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R&PA :: Special Issue on Iraq

Michigan State University’s Rhetoric & Public Affairs, Issue 10:2, offers a unique scholarly analysis of the rhetoric that led to U.S. engagement in Iraq and then influenced perceptions as the conflict progressed from occupation to all-out war.

From the Introduction (full-text of which is available online) by Herbert W. Simons:

“It’s no longer terribly controversial that the U.S.-led invasion of Iraq was a mistake of monumental proportions.(1) Even the war’s continuing defenders acknowledge that it has adversely affected America’s standing in the world and capacity to meet other global threats while also devastating Iraq. Declines in public support for the war leading to Democratic takeovers of both houses of Congress in 2006 evidence the disaster it has been for the Bush administration.(2)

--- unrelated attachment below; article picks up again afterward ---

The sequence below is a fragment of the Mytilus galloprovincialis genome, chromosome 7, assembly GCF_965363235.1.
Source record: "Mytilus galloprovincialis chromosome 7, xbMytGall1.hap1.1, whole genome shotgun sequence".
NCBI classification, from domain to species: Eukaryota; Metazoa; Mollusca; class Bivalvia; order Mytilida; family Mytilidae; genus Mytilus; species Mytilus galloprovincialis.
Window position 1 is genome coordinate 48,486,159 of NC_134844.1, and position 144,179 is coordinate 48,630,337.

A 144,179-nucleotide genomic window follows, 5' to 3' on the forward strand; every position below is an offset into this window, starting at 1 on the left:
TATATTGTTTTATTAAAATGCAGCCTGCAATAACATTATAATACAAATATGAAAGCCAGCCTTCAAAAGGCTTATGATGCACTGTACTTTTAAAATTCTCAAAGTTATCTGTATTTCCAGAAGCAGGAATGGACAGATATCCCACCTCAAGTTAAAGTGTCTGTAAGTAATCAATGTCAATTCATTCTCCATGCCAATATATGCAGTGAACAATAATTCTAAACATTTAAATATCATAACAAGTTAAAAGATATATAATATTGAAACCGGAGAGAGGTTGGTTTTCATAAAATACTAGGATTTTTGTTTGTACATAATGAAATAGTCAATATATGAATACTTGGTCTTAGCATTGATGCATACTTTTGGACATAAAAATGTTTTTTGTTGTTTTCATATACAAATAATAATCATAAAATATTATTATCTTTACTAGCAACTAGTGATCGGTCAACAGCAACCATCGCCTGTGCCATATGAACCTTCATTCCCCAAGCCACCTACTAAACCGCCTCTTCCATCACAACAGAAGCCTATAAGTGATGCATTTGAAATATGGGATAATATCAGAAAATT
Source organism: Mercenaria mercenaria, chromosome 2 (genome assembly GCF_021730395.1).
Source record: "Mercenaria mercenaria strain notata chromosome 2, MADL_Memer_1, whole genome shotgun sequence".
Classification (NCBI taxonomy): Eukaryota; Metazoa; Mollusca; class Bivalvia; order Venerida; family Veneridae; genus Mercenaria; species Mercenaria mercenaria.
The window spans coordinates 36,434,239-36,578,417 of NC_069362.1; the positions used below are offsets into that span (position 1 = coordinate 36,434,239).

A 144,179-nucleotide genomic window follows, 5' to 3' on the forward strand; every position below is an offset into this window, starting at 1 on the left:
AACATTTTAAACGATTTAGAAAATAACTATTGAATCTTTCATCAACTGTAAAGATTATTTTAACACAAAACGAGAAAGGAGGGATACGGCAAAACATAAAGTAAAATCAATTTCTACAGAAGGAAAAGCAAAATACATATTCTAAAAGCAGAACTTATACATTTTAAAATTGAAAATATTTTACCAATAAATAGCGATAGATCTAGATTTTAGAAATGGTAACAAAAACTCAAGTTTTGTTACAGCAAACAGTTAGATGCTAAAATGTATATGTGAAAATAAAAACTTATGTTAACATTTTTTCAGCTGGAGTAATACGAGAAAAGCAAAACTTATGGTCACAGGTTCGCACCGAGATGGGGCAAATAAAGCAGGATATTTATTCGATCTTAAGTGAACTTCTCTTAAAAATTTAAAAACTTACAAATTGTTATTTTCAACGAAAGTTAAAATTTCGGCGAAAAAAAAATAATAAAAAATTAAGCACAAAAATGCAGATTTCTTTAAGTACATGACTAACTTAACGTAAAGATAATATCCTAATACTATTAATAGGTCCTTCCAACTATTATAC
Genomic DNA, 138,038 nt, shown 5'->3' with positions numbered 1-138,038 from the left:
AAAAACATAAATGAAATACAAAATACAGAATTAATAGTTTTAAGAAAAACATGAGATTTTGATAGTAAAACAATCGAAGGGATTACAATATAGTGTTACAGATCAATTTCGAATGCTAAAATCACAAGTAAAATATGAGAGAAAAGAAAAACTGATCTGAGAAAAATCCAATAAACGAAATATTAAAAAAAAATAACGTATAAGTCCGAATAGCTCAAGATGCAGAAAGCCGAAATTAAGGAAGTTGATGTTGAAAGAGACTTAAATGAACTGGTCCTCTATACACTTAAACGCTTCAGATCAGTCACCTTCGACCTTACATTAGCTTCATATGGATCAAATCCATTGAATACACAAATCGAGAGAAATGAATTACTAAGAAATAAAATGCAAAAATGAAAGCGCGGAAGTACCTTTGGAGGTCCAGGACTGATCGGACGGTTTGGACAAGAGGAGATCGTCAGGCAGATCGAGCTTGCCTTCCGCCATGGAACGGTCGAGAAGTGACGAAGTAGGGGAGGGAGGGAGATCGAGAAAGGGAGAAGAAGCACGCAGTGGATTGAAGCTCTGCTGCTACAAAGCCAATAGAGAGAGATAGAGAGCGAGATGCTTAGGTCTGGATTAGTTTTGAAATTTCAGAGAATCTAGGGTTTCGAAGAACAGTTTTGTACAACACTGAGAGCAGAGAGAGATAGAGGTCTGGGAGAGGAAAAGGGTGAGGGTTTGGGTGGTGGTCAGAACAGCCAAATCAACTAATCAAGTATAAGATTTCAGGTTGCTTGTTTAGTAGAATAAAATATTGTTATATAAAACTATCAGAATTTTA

“This special issue takes up the role of rhetoric in the Iraq debacle, beginning with the once ballyhooed crisis rhetoric of the Bush administration in response to the 9/11 attacks.(3) All but one of the essays scrutinize the rhetoric that brought America into war; the lone exception deals with presidential signing statements. The authors’ critical perspectives are reflected in the questions they pose: Why did we Americans enthusiastically support a preemptive invasion of Iraq when the people and governments of most nations did not? What does this support tell us about ourselves as a people? How did the Bush administration make its case? What fig leafs hid its real motives for war as it put forward its since-discredited weapons of mass destruction (WMD) arguments and its spurious hints of linkage between Saddam and Osama bin Laden? How different was the Bush administration’s war hype from that of past administrations? Why did so many leading Democrats go along? Why did the news media, including the opinion columnists and editorialists, lend their support? Should press, politicians, and even the general public have been able to see through the administration’s slipshod case for war? Most intriguing for me: did the initial success of the Bush administration’s hyperbolic crisis rhetoric in response to the 9/11 attacks prefigure its subsequent failures over Iraq? I address this question, among others, in the issue’s context-setting lead essay. This introduction provides a preview of the other essays.”

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